1. Hey Benjamin. Salt of the earth post.

    I spent 47 minutes on the phone with my Mom on Mother’s Day. A fair portion was spent discussing her sister’s challenges with the onset of short term memory.

    Did you get a chance to listen to the podcast? Blair Warren? Bob Trubshaw?

    I have a meeting today with a bunch of preying managers. I am getting sick and tired of these m-fckr’s… 😧

    • When I posted this, I did think of you. I do like to research info and share it. So, quite likely you’ll see plenty more such posts. But it really is a side issue to me in many ways, not a central focus. I replied about the books over at the other post. And I did listen to some of the podcast. I heard the audio of you with the manager. It sounded frustrating from listening to the interaction. I quit about halfway through it. I could only take so much of it.

      For all the shitty things I’ve experienced with depression and all that, I’ve at least had good relations with bosses so far. My present job is pretty sweet, I must say. My employer is local city government and it’s a smaller city. There isn’t much distance between management and workers. Plus, I’m unionized and my job is protected. Even if they eliminate my position, they have to offer me another position elsewhere.

      I’ve been in far worse places at other points in my life, though. Before this job, I was a janitor living under the poverty line and barely making ends meet. That was the lowest point and depression was overwhelming. There was the advantage of never seeing my boss. I showed up for work, cleaned what needed to be cleaned, and a paycheck would appear in the janitor’s closet. Such isolation didn’t do any good for my mental state, but in some ways it was desirable.

  2. Excuse me. You seem to be superficially projecting a value judgement onto ‘most people’ as being superficial in their appreciation of other people. Most people may resent that but I cannot speak for the majority…can you keep doing it?

    Ignoble is a word like noble is. Janitors are not necessary if people were raised to clean after themselves. This habit of writing “most people” is a messy habit. As an ops manager on a uranium exploration site I was scrubbing toilets because I wanted to maximize utility. I was the boss and I had better work for everyone that day and I was able to alter my mindset by engaging in physical cleaning. No one grieved me. No unions. You have read more books than me. I have spent more time in remote places immersed in natural events. I will watch the film you referenced. Jim Carey is gone goo-goo over Trump. You were hired cleaners as young men. Sidis and I came to it later but that does not mean we did not take up mop and broom beforehand. I apologize for my caustic attitude toward your seemingly (to me here this morning not enlightened so much, hungry, and paying bills) haughty response and challenge you to look within your self and not toward guessing most people’s prejudices. Capitalism like shamanism and psychedelics are words that mean so much these days that they lose utility. A Swiss army knife is not useful to a person with the proper tools at hand. These words are shortcuts. You can hear his friend laughing in the background of the “yohohoplease” episode. He tells me to go find a girl and enjoy it. He probably patronized a prostitute after I was done with ‘making him famous’ I apologize for being saucy and contrite to you here as an exercise in dabait debate. I got “nasty” with Dave at work last night but I did apologize and we came to agree that the managers are abusing people at work. I won’t let you pull the noble janitor union card on me. (Don’t let me twist your message.) It is not noble to speak for most people in such a superficial way. Thank you for appreciating my way with words. I believe in your ability to work as a scholar. I am a bigger fan of yours than I am of Jim Carey. He was loyal to his Mother. That says a lot. Thank you for seeing past my prickly exterior into the heart of an artist! The meat skeet cartoon is the current icon for the Loan Woof podcast, a commentary on society. Ground beef is on sale at no frills today. It is provincial election day in Newfoundland and Labrador. Excuse me. I am trying to get you to react. I am not just doing it out of malice. I do enjoy fair debate. Most people, are not working. I am willing to be corrected here today in response. Also you may choose to ignore my pedantic arguments because you have a life. I should be doing something in the garage right now. Excuse me. I look forward to someday working on something fun with you Benjamin. We seem to complement each other. I need more honest intellectualism in my life. Thanks for entertaining my words and daring to explore conciousness.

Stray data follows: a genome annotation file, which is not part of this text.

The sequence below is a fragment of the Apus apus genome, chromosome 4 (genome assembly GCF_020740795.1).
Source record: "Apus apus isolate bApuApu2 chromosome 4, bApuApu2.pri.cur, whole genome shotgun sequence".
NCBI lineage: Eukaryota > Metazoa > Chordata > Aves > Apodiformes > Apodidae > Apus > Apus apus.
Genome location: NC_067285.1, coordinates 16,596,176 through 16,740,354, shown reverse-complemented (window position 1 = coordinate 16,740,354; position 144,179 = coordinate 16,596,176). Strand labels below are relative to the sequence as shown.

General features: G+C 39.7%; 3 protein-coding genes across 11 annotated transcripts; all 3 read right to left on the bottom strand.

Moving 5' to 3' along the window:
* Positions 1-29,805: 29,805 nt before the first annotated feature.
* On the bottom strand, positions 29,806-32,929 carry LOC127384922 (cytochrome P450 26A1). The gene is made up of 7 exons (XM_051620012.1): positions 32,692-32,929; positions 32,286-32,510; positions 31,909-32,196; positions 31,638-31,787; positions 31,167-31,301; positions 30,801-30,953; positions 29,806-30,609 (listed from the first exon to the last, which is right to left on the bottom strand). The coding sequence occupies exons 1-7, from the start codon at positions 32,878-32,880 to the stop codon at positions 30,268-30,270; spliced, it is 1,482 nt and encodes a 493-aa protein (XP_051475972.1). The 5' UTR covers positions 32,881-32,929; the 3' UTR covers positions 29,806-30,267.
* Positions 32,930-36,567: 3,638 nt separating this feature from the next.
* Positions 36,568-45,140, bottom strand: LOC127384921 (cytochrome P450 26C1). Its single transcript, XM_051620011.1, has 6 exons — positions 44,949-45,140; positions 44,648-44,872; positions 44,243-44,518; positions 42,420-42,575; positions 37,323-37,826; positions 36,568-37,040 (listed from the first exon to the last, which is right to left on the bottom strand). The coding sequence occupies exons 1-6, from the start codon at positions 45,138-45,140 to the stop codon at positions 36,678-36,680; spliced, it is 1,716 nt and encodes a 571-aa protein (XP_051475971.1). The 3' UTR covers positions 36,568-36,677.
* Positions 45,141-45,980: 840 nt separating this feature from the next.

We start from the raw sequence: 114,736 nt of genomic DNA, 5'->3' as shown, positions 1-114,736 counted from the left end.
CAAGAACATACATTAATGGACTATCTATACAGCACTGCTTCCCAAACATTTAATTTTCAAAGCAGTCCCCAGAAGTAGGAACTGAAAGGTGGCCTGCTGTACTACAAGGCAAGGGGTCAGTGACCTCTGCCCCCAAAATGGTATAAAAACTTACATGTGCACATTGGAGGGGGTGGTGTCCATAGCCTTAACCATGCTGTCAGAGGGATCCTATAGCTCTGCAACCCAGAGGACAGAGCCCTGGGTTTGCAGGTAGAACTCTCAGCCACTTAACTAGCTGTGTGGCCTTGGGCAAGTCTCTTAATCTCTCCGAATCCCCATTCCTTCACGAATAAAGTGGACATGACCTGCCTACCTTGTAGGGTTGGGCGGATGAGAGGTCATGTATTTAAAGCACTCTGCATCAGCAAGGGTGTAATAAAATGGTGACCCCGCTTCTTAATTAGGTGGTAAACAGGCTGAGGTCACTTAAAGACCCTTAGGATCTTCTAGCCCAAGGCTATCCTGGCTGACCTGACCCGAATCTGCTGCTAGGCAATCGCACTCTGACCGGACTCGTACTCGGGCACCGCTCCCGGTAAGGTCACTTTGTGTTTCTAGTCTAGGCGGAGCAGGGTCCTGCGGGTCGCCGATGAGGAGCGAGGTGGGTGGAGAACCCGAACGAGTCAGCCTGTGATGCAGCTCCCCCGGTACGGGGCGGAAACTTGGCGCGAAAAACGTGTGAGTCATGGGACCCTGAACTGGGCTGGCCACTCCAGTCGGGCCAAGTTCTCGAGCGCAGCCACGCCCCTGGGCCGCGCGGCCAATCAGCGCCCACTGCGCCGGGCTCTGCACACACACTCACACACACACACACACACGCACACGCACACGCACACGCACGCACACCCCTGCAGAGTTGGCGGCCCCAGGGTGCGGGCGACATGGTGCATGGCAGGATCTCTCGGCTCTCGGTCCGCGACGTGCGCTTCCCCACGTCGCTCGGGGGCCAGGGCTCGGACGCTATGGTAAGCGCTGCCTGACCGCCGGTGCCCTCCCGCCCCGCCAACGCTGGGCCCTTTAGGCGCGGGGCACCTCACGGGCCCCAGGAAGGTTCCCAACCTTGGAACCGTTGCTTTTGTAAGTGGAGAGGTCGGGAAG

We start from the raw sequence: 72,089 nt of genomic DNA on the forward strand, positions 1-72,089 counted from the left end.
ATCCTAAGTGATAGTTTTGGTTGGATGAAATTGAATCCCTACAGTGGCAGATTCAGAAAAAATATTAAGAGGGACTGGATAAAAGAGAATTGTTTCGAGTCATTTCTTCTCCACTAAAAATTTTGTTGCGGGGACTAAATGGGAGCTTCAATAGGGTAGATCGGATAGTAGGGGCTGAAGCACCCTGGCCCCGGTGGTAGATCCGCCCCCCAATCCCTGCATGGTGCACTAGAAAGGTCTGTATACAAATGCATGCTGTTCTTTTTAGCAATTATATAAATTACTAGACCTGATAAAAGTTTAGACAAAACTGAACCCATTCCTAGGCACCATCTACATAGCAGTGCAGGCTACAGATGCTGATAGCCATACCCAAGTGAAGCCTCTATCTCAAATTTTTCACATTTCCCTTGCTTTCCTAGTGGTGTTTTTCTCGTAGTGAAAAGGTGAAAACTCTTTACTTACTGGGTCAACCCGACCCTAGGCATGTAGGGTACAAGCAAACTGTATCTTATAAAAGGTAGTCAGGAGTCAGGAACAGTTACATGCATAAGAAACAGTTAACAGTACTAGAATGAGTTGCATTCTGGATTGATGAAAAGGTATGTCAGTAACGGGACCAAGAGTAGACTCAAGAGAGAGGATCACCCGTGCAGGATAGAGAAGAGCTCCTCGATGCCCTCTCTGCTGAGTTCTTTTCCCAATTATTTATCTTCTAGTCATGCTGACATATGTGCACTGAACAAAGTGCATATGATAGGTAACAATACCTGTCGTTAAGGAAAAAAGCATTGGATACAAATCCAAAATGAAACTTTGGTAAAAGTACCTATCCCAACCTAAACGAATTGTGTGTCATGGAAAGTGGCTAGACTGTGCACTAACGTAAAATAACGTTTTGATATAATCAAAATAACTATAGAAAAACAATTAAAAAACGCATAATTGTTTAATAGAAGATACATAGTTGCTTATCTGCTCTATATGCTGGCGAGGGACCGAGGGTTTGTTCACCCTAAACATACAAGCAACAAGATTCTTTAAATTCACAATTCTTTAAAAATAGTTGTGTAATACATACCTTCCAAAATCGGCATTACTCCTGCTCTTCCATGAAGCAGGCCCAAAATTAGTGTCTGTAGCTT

• No Frills should be capitalized. My apologies. Dave understands how the managers got me wound up. Yohoho. #youtoo

    • This will be the last comment in this exchange, for both you and, at this post and at the other post where the exchange began — this isn’t a mere suggestion. We appear to have some fundamental differences, not only of opinion but also attitude and approach. I’ll not mince words, as I’ve already wasted enough time in this comments section.